I had a bad day. Ok, it was really more tragic than bad. On Sunday, I shared with you the news that my sister-in-law passed away at 40. She died last Monday, was buried that Thursday, and I returned to work full-time yesterday.
Full-time is a funny phrase. I am working full-time if you do not count the time that my mind wanders. I just watched my niece (7) and nephew (6) bury their mother — how could I think clearly?
The outpouring of support has been tremendous. Sarah was a powerful, well-known force. She was a leader in many non-profit groups and created innovative speech therapy training in the San Francisco School District. Here are just a few of the kind words that strangers have shared:
I am in tears and that is ok. May her memory be a blessing. This is the time to mix it with work.
Thank you for sharing her fight. She beat cancer not because she did not pass (we all will eventually), but because she choose to live while she was here!
The following comment hit me the hardest though. It was a bit different from the others, and reminded me that even successful people have miserable days:
Work is a great way of channeling emotion into fantastic outputs! It doesn’t always work of course – we have days when we don’t want to get out of bed.
This is true. Work is often an antidote to suffering, but it is not a cure-all. Long-time readers know that I reject work-life balance in favor of sustainable happiness. I believe deeply that everything worth toiling for involves work, and that we should do more of what makes us happy.
The problem is, life is not always happy. If we want to support sustainable happiness, we must also accept that tragedy will seep in. Bad news does not wait until a board meeting is over. Whether you work from home or in an office, are the CEO or an intern, you will feel lousy at work. Sometimes it’s a low-grade malaise and sometimes it makes you sick.
So what do successful people do when they have a really bad day? Here is what I try to do:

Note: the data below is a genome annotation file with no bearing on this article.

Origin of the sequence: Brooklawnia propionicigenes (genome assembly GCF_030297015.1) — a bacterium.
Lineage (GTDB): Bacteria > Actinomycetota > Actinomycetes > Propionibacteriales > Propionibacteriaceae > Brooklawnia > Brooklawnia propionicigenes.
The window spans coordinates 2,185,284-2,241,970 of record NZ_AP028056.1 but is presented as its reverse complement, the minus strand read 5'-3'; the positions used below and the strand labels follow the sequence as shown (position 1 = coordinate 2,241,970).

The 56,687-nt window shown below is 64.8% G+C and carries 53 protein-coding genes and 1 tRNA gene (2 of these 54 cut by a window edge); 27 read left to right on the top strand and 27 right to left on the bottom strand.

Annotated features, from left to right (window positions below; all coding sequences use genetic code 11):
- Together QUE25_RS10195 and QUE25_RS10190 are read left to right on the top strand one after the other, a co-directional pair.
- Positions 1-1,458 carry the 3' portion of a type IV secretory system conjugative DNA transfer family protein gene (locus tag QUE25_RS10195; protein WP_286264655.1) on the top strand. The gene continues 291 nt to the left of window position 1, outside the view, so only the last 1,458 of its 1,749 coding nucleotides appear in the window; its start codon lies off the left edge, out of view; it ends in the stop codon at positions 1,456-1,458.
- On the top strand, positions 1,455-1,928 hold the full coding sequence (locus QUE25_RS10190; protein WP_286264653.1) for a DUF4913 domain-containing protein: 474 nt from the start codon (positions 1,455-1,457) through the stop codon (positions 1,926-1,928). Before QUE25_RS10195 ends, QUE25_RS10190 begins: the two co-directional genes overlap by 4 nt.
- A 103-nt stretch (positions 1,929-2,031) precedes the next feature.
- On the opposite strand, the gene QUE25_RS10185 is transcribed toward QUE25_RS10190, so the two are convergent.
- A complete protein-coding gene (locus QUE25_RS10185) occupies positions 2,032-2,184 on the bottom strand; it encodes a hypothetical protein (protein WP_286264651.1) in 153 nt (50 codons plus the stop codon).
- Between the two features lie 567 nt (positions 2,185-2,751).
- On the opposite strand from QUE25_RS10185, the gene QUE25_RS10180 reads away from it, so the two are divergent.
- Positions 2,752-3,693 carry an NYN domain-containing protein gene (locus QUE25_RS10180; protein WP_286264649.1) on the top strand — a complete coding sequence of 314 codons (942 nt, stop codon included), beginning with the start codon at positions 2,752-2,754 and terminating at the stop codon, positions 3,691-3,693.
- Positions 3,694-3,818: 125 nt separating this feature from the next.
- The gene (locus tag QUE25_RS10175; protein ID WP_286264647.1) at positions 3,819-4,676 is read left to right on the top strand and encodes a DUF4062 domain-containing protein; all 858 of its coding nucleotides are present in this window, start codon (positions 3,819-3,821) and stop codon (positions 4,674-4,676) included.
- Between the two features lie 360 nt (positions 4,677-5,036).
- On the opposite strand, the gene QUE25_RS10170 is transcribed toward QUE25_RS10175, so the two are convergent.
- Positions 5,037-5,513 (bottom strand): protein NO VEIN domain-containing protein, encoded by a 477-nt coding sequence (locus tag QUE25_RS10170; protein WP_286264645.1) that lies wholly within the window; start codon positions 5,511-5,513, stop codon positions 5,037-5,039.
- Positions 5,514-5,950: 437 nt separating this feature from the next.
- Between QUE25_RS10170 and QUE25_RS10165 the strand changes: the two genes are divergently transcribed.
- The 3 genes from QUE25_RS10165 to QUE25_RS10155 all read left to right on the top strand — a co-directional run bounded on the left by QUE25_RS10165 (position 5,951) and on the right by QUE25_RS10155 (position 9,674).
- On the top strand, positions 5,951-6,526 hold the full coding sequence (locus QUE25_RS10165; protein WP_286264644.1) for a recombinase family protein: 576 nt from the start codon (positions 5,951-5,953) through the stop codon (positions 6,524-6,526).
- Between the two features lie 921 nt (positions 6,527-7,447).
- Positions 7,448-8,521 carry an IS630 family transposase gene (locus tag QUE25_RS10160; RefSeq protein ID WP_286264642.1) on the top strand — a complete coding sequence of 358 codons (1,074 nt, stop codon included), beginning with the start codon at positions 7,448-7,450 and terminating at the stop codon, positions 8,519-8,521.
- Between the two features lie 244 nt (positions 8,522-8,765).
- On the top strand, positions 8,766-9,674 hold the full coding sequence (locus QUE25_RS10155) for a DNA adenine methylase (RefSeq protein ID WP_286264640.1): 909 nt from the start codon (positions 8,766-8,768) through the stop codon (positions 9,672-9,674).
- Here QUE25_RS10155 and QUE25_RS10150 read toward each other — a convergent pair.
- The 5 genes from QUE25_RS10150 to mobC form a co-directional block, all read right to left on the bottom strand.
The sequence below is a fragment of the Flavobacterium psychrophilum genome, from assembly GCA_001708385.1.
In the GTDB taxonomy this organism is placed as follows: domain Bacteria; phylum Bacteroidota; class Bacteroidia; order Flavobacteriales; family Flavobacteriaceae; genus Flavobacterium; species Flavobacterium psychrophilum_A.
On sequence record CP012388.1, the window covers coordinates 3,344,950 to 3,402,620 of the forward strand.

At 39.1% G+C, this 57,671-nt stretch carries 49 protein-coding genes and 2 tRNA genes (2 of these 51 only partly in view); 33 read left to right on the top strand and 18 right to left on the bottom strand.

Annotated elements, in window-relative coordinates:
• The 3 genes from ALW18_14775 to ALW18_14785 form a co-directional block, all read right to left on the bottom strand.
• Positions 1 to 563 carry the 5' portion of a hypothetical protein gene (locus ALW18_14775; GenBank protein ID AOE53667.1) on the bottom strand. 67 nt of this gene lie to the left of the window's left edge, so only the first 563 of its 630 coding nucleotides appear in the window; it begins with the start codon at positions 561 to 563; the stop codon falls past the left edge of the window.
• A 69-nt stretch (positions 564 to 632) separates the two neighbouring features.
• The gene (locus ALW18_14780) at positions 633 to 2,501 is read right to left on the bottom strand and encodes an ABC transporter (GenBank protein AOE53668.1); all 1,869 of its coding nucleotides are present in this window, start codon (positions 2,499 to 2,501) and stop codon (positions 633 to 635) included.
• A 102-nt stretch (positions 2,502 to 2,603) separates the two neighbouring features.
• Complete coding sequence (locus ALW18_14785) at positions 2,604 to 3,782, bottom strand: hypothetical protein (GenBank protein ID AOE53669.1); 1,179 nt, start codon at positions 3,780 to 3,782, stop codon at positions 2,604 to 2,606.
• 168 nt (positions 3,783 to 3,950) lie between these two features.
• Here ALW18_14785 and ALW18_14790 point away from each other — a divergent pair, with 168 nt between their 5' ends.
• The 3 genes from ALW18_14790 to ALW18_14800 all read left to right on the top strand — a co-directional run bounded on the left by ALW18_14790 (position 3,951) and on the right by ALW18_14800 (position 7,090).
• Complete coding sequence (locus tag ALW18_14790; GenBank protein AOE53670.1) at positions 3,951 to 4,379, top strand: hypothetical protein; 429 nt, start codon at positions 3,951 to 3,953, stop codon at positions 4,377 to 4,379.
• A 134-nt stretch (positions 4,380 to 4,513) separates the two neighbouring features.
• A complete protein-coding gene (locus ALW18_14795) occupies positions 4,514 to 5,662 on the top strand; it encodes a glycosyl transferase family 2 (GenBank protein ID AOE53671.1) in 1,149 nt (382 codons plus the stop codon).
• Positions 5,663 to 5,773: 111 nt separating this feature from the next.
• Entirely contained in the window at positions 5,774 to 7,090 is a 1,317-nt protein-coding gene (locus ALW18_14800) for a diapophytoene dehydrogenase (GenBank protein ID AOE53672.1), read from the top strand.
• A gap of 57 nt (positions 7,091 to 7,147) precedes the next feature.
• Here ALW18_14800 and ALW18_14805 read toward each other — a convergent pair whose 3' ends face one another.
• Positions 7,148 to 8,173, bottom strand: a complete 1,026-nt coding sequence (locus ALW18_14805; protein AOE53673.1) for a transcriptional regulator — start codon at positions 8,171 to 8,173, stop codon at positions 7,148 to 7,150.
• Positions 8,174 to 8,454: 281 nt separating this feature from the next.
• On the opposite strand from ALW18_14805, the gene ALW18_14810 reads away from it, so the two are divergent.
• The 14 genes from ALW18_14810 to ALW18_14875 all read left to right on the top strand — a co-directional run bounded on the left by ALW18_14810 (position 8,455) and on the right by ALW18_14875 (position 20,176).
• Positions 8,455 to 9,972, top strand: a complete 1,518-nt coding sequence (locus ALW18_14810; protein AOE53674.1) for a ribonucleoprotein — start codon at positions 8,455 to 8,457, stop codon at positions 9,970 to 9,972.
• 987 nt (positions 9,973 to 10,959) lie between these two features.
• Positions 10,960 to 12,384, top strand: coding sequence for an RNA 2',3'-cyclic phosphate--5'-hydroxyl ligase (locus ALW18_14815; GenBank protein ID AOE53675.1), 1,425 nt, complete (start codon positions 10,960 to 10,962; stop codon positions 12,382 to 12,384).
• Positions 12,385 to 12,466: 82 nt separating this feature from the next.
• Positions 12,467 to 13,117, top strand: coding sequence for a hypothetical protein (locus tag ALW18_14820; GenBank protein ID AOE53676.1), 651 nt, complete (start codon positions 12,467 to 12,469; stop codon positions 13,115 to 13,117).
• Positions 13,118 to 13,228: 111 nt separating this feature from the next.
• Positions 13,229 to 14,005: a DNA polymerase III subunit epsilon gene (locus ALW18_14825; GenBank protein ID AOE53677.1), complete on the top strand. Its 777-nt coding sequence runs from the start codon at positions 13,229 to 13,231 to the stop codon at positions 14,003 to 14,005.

Feeling lousy is part of life. It is okay to feel pain and more important not to run from it. The most important thing you can do when bad news arrives is to take a moment to acknowledge it. Name it and let it settle in. Talk to people about it and shine a light on it through your words and actions.
Keep your routine
If you are successful, you are likely a disciplined person who lives by good habits. Hold on to as many of those habits as possible. Even when it’s hard. It’s why I kept working out last week — despite feeling sick. We cannot stop bad things from happening, but we can control how we react to them. Get back to as much as what you did before things went astray.
Go, go, go
We all endure difficult times and have bad days. Depending on what happened, the deep pain can last for a few moments or several months. Some of us live affected our entire lives. Set small, achievable goals each week to keep yourself moving forward. Respect what has happened and keep an appreciation for what you have.
Pain makes us all equal; how we handle it and the compassion we show makes us special.
As humans, we all are vulnerable to events that hurt us. As a leader, I have wanted to share my own pain and provide space for others to express theirs. This is how successful people conquer what ails them and make everyone stronger along the way.
What do you do when you have a really bad day?